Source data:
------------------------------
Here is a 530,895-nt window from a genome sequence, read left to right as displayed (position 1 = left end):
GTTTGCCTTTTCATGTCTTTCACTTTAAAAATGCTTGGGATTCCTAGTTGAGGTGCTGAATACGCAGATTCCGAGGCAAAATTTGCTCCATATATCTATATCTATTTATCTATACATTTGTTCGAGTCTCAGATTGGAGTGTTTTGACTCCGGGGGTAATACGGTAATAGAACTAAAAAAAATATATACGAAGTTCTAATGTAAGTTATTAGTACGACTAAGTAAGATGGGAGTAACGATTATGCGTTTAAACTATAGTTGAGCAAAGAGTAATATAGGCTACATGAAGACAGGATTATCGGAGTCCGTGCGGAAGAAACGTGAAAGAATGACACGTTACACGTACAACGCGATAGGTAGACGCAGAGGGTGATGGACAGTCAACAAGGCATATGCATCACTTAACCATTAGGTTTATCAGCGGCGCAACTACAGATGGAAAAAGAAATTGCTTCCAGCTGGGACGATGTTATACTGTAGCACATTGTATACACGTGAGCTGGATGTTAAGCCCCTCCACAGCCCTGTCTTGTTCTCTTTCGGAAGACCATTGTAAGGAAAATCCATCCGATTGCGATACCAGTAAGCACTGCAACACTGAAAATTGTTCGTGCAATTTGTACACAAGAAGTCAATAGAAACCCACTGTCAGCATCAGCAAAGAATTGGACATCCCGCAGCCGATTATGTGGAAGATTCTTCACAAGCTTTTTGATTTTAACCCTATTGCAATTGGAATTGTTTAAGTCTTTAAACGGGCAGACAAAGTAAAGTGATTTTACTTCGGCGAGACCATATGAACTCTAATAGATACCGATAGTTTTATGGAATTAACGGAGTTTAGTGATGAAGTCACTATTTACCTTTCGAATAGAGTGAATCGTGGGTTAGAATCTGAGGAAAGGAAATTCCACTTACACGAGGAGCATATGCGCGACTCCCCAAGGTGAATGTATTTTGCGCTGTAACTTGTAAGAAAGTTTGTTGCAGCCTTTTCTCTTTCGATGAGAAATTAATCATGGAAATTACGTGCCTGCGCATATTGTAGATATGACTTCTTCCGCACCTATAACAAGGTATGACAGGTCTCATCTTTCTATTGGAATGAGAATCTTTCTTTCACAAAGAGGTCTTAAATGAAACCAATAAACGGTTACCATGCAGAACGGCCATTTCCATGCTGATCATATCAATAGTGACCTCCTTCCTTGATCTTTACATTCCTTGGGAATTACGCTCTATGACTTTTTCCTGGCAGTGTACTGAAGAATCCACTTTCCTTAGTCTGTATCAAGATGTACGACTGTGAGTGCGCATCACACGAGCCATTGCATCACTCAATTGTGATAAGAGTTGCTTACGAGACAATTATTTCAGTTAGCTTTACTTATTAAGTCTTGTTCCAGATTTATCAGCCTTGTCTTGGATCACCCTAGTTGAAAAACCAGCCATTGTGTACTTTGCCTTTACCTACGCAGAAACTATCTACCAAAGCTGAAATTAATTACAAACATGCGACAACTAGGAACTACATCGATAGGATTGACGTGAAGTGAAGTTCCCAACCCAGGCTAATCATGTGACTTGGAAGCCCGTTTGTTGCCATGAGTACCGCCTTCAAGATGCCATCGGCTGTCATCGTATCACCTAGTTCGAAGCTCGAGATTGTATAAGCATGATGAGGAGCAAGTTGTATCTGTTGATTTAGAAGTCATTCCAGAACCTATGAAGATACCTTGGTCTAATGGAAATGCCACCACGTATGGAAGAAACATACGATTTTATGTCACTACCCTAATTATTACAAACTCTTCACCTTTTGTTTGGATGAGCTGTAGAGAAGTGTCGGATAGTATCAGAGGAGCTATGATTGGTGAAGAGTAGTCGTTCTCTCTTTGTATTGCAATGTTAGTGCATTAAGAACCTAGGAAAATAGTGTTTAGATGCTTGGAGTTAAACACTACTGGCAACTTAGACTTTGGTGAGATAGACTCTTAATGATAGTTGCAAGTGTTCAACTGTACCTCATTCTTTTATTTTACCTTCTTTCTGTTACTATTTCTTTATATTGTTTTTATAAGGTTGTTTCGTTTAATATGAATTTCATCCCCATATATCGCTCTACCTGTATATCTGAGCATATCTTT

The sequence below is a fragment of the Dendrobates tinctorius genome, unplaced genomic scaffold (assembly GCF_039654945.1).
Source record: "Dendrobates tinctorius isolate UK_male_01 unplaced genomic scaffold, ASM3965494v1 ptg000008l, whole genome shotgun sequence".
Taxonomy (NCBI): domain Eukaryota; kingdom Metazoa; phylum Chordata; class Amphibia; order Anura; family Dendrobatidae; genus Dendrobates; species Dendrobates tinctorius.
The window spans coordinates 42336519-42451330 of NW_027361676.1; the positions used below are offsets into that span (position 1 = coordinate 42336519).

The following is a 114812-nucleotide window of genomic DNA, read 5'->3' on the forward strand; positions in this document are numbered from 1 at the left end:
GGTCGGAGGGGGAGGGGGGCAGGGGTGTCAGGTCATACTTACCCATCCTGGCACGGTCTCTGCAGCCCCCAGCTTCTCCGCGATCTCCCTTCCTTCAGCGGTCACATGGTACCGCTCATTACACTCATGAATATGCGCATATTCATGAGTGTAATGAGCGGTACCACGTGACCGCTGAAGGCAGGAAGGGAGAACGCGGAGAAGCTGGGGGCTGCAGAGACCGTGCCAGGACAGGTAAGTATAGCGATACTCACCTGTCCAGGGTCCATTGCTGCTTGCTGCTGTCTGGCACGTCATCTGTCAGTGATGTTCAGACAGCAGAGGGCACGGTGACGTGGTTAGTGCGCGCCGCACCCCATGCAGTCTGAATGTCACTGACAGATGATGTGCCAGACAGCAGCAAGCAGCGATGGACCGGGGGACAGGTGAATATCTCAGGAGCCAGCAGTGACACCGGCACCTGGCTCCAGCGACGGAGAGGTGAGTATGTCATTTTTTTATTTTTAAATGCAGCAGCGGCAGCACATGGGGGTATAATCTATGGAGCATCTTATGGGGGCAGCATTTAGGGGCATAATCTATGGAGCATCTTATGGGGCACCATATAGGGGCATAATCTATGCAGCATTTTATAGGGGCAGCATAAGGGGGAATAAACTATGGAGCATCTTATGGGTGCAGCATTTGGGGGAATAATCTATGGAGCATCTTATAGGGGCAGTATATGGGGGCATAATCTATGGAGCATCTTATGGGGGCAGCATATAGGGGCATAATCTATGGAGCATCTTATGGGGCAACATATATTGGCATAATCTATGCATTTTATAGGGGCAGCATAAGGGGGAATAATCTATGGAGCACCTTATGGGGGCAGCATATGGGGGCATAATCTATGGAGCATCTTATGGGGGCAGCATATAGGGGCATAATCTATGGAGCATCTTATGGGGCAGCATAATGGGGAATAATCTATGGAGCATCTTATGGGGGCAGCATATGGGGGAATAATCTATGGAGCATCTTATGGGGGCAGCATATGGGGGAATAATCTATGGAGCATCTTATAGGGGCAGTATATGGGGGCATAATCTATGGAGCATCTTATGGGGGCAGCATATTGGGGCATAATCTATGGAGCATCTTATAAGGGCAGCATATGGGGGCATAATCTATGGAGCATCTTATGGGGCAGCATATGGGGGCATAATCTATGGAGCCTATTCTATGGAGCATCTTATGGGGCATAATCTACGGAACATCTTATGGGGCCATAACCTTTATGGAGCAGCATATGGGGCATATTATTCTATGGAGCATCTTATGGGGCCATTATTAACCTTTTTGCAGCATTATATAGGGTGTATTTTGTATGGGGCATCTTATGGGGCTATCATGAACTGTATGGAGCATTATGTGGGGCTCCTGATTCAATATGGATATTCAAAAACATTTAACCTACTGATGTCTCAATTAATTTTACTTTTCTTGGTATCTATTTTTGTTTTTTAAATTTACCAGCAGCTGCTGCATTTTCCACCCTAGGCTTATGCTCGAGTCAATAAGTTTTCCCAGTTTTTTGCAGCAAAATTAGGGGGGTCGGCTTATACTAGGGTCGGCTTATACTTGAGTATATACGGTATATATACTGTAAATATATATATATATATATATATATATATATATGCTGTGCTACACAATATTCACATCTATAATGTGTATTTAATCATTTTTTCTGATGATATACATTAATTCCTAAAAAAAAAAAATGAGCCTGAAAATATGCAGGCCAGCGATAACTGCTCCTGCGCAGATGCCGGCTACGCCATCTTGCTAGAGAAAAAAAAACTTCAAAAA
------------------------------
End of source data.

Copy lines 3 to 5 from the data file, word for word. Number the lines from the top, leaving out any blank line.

The sequence below is a fragment of the Dendrobates tinctorius genome, unplaced genomic scaffold (assembly GCF_039654945.1).
Source record: "Dendrobates tinctorius isolate UK_male_01 unplaced genomic scaffold, ASM3965494v1 ptg000008l, whole genome shotgun sequence".
Taxonomy (NCBI): domain Eukaryota; kingdom Metazoa; phylum Chordata; class Amphibia; order Anura; family Dendrobatidae; genus Dendrobates; species Dendrobates tinctorius.